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This summer I had a ten week parental leave and vacation. Going in to it, I decided that I will create as few plans as possible. Each day was going to be a day full of possibilities, rather than musts. How does that relate to creative project plans?

Samuel Rantaeskola, Blogger

August 20, 2013

4 Min Read

(this post can also be found at http://www.hansoft.com/expertblog/plan-for-freedom/)

For most of my life I haven’t had a credit card, the simple reason is that I don’t believe in spending money that I don’t have yet. The owner of a credit card can choose to spend the amount she gets in salary and pay the bill with her monthly paycheck. Each month she starts with an empty account and starts building a new credit bill. With this strategy she has limited possibilities to take on any extra expenses if new opportunities come along, for example a spontaneous trip with her friends. A better approach in my mind is to have a buffer (savings), which allows you to be spontaneous and every now and then take on larger expenses than your budget allows.

Planning your personal time has the same traits as the above. Let’s say that you meticulously fill your calendar for one month ahead, spontaneous activities are now made impossible. They have to be planned for the next month, or you will have to re-organize your schedule to fit the new activity. In my mind this is a very boring life, where most of the fun will be taken out of it.

When talking about games, a common saying is that you can’t plan fun, it comes along. Sure, you can make some educated guesses, but in the end you will have to evaluate on what is on the screen and adjust. I strongly agree with that statement.

There are several things that you can do to apply the same thinking to project plans.

1. Undersize the backlog

Looking at the scope of your game in your backlog at any given moment in you project, the size of it should be smaller than the remaining capacity. The bigger the difference (to a certain extent), the more room for extra-fun you have. But don’t fall in the trap of not adding the discoveries to the backlog. If you fail to do that you will eventually lose track of how much room for “fun” you have left.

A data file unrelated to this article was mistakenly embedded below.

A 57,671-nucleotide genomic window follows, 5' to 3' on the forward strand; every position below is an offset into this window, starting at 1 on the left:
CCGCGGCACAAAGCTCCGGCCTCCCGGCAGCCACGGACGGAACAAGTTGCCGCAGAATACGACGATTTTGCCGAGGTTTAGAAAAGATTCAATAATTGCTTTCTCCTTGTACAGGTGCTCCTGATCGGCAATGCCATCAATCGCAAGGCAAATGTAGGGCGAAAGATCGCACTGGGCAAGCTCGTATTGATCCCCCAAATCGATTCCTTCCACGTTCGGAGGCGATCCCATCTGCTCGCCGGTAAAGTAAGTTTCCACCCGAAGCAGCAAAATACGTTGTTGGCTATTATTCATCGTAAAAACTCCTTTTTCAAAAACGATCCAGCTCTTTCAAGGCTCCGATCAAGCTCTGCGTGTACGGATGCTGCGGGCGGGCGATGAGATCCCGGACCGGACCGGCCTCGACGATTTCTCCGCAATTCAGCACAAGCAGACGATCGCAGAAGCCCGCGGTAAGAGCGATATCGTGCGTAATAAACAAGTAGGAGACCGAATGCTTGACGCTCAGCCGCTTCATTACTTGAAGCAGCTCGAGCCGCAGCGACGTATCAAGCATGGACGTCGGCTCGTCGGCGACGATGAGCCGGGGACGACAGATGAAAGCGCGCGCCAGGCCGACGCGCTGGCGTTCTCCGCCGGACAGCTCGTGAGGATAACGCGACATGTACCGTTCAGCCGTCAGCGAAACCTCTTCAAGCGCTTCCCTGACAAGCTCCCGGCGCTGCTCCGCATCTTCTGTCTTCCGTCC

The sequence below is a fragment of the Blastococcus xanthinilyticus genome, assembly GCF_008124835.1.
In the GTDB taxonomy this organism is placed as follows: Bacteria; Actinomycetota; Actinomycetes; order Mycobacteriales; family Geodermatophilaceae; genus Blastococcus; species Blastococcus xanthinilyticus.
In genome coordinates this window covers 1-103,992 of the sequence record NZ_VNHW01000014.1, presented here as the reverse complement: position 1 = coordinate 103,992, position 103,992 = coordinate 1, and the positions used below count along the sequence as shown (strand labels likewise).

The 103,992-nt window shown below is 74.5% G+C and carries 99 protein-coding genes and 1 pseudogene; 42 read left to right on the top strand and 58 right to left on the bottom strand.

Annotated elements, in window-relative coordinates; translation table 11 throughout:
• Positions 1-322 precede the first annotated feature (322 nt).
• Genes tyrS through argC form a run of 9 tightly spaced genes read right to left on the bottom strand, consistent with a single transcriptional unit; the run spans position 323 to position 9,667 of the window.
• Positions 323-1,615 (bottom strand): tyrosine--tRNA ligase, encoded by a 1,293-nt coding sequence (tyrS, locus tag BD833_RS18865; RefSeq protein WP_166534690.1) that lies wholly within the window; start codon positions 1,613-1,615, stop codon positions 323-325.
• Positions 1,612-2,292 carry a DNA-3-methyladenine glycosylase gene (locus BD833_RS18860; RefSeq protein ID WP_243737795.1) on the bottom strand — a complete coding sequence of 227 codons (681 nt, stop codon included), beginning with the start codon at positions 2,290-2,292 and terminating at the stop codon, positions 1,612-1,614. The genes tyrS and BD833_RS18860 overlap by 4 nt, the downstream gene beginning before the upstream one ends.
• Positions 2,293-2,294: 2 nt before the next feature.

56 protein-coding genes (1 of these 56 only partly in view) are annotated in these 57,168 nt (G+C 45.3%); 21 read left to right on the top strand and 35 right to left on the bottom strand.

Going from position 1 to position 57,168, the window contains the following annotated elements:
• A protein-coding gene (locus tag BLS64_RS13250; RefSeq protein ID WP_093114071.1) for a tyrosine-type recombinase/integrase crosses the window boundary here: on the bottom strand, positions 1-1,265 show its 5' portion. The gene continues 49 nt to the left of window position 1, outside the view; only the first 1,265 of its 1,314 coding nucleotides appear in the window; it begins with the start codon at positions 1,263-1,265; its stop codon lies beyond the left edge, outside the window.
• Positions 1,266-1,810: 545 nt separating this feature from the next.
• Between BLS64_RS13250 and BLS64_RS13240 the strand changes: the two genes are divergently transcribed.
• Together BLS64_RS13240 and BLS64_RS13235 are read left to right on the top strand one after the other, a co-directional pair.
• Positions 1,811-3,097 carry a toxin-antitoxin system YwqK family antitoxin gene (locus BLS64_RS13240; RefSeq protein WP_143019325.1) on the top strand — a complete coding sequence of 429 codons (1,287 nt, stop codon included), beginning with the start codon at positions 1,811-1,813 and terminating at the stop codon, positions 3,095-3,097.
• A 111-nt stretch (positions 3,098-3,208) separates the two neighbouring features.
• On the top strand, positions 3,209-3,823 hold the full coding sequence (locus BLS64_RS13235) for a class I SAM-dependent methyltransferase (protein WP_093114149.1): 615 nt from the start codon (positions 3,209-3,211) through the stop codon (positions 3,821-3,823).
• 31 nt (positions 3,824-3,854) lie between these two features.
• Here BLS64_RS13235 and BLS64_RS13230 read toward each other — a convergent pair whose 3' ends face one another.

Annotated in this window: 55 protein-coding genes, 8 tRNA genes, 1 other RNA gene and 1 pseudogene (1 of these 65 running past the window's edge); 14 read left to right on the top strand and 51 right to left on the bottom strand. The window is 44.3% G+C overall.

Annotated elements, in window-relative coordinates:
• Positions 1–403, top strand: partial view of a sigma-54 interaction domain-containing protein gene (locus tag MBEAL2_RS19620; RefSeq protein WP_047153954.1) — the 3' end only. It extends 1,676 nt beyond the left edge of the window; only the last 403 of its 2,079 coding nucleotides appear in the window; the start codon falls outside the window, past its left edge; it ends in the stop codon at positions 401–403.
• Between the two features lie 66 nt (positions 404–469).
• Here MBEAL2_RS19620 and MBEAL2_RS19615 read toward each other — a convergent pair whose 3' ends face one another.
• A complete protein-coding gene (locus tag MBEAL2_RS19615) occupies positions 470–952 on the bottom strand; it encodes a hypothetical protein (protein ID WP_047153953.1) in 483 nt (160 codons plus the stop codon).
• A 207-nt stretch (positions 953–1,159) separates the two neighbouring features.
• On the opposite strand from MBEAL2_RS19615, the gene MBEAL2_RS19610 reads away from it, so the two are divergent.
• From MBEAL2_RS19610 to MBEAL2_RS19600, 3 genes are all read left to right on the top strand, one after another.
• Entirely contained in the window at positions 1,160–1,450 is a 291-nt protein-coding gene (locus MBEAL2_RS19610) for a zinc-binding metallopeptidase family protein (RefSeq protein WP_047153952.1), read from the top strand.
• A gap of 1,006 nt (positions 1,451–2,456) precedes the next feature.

2. Use spikes in the backlog

When there is an area with a lot of uncertainty, create spikes in your backlog that describe what should be examined. This in combination with an undersized backlog allows you to keep track of what still needs to be done, while leaving room for fun.

3. Don’t automate planning

If you are planning your project using GANTT scheduling, it’s not a good idea to automatically plan the resource time using functionality such as leveling. This creates a packed schedule that leaves no room for fun. The manual approach is much stronger as it forces you to think on how this will work in reality.

4. Prefer goal-driven containers over buffers

If you are using agile methodologies, this refers to having large epics in the backlog and also maintaining a schedule of sprints that have a larger goal attached to them. In GANTT scheduling this would be long items that are goal-driven, rather than tasks for a set of people. Buffers can create the sense of security that there is a lot of room for fun, but in the end it will be eaten up by things that slip. 

5. Trust the team

This is by far the most important thing. The team is closest to the problem and most likely to identify those small nuggets that eventually will become fun. Leaving them room to actually explore and create, instead of packing their time, will lead to better product.

In the description of this post I stated that I tried to avoid planning my vacation as much as possible. Looking back at it I think I succeeded fairly well, but some people were a bit disgruntled with my effort. It affected their lives negatively, since they couldn’t plan the parts that involved me. This brings me to the aspects that make this kind of thinking hard to apply in a lot of game projects.

Many games are produced with fixed schedules and large contracts defining the expectations on the game. The relationship between studios and publisher is riddled with demands on predictability and excellence. In this environment a packed and extremely ambitious project plan is needed to keep the publishing side happy. Paradoxically this leads to less predictable and poorer products. The team is forced to follow predefined plans and ignore possibilities that could either be better or faster. Solving this problem is the holy grail of game development in order for us to continue building the large magnificent games we are creating today, without sacrificing our health on the way.

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